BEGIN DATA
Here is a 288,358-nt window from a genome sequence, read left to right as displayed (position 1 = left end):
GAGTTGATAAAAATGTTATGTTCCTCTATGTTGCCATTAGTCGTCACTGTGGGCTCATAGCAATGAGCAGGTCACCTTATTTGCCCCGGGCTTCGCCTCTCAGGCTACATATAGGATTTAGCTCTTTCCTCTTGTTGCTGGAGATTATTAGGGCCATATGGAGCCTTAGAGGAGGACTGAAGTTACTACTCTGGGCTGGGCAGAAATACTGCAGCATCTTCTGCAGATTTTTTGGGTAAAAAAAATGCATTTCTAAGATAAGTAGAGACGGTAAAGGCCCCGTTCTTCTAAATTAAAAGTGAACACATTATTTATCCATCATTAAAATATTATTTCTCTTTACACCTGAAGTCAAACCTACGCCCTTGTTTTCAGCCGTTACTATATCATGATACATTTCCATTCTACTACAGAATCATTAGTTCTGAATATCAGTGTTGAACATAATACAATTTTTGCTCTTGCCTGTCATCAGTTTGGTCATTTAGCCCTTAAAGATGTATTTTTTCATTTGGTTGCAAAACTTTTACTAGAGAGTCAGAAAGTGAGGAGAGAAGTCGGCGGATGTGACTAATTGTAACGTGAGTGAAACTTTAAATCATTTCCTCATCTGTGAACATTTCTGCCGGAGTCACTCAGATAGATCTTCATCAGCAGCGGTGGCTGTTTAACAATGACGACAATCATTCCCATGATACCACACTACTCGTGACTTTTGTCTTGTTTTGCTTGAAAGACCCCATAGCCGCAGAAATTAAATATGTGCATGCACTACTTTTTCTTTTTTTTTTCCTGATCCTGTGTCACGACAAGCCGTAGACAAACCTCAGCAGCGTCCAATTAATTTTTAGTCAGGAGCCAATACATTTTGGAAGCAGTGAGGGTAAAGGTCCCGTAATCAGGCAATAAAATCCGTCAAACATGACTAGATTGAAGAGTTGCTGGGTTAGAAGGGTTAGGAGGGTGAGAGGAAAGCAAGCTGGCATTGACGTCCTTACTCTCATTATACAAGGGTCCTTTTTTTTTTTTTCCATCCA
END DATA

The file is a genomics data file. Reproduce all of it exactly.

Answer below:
Here is a 288,358-nt window from a genome sequence, read left to right as displayed (position 1 = left end):
GAGTTGATAAAAATGTTATGTTCCTCTATGTTGCCATTAGTCGTCACTGTGGGCTCATAGCAATGAGCAGGTCACCTTATTTGCCCCGGGCTTCGCCTCTCAGGCTACATATAGGATTTAGCTCTTTCCTCTTGTTGCTGGAGATTATTAGGGCCATATGGAGCCTTAGAGGAGGACTGAAGTTACTACTCTGGGCTGGGCAGAAATACTGCAGCATCTTCTGCAGATTTTTTGGGTAAAAAAAATGCATTTCTAAGATAAGTAGAGACGGTAAAGGCCCCGTTCTTCTAAATTAAAAGTGAACACATTATTTATCCATCATTAAAATATTATTTCTCTTTACACCTGAAGTCAAACCTACGCCCTTGTTTTCAGCCGTTACTATATCATGATACATTTCCATTCTACTACAGAATCATTAGTTCTGAATATCAGTGTTGAACATAATACAATTTTTGCTCTTGCCTGTCATCAGTTTGGTCATTTAGCCCTTAAAGATGTATTTTTTCATTTGGTTGCAAAACTTTTACTAGAGAGTCAGAAAGTGAGGAGAGAAGTCGGCGGATGTGACTAATTGTAACGTGAGTGAAACTTTAAATCATTTCCTCATCTGTGAACATTTCTGCCGGAGTCACTCAGATAGATCTTCATCAGCAGCGGTGGCTGTTTAACAATGACGACAATCATTCCCATGATACCACACTACTCGTGACTTTTGTCTTGTTTTGCTTGAAAGACCCCATAGCCGCAGAAATTAAATATGTGCATGCACTACTTTTTCTTTTTTTTTTCCTGATCCTGTGTCACGACAAGCCGTAGACAAACCTCAGCAGCGTCCAATTAATTTTTAGTCAGGAGCCAATACATTTTGGAAGCAGTGAGGGTAAAGGTCCCGTAATCAGGCAATAAAATCCGTCAAACATGACTAGATTGAAGAGTTGCTGGGTTAGAAGGGTTAGGAGGGTGAGAGGAAAGCAAGCTGGCATTGACGTCCTTACTCTCATTATACAAGGGTCCTTTTTTTTTTTTTCCATCCA